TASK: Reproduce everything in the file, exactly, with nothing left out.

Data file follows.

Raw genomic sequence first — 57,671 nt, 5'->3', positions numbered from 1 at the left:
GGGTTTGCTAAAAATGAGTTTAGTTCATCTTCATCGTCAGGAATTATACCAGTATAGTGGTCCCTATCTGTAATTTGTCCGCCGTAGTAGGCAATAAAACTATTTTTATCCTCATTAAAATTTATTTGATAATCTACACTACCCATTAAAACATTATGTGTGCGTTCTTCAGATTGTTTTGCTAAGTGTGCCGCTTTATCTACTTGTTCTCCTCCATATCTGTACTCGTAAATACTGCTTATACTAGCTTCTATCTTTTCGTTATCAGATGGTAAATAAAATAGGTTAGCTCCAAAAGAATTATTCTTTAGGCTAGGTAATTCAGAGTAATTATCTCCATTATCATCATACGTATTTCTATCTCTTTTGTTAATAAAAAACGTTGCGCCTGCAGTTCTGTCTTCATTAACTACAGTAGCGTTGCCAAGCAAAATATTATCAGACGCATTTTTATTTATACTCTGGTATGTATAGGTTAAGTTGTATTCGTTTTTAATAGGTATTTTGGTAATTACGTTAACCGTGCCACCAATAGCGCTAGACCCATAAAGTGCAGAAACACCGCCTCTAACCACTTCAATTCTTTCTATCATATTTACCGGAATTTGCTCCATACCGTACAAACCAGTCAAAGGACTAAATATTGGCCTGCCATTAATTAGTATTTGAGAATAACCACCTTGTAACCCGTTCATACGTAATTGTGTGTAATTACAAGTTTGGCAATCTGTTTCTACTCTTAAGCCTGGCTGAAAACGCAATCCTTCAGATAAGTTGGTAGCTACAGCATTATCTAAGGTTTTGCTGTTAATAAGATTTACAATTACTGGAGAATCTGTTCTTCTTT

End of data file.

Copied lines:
Raw genomic sequence first — 57,671 nt, 5'->3', positions numbered from 1 at the left:
GGGTTTGCTAAAAATGAGTTTAGTTCATCTTCATCGTCAGGAATTATACCAGTATAGTGGTCCCTATCTGTAATTTGTCCGCCGTAGTAGGCAATAAAACTATTTTTATCCTCATTAAAATTTATTTGATAATCTACACTACCCATTAAAACATTATGTGTGCGTTCTTCAGATTGTTTTGCTAAGTGTGCCGCTTTATCTACTTGTTCTCCTCCATATCTGTACTCGTAAATACTGCTTATACTAGCTTCTATCTTTTCGTTATCAGATGGTAAATAAAATAGGTTAGCTCCAAAAGAATTATTCTTTAGGCTAGGTAATTCAGAGTAATTATCTCCATTATCATCATACGTATTTCTATCTCTTTTGTTAATAAAAAACGTTGCGCCTGCAGTTCTGTCTTCATTAACTACAGTAGCGTTGCCAAGCAAAATATTATCAGACGCATTTTTATTTATACTCTGGTATGTATAGGTTAAGTTGTATTCGTTTTTAATAGGTATTTTGGTAATTACGTTAACCGTGCCACCAATAGCGCTAGACCCATAAAGTGCAGAAACACCGCCTCTAACCACTTCAATTCTTTCTATCATATTTACCGGAATTTGCTCCATACCGTACAAACCAGTCAAAGGACTAAATATTGGCCTGCCATTAATTAGTATTTGAGAATAACCACCTTGTAACCCGTTCATACGTAATTGTGTGTAATTACAAGTTTGGCAATCTGTTTCTACTCTTAAGCCTGGCTGAAAACGCAATCCTTCAGATAAGTTGGTAGCTACAGCATTATCTAAGGTTTTGCTGTTAATAAGATTTACAATTACTGGAGAATCTGTTCTTCTTT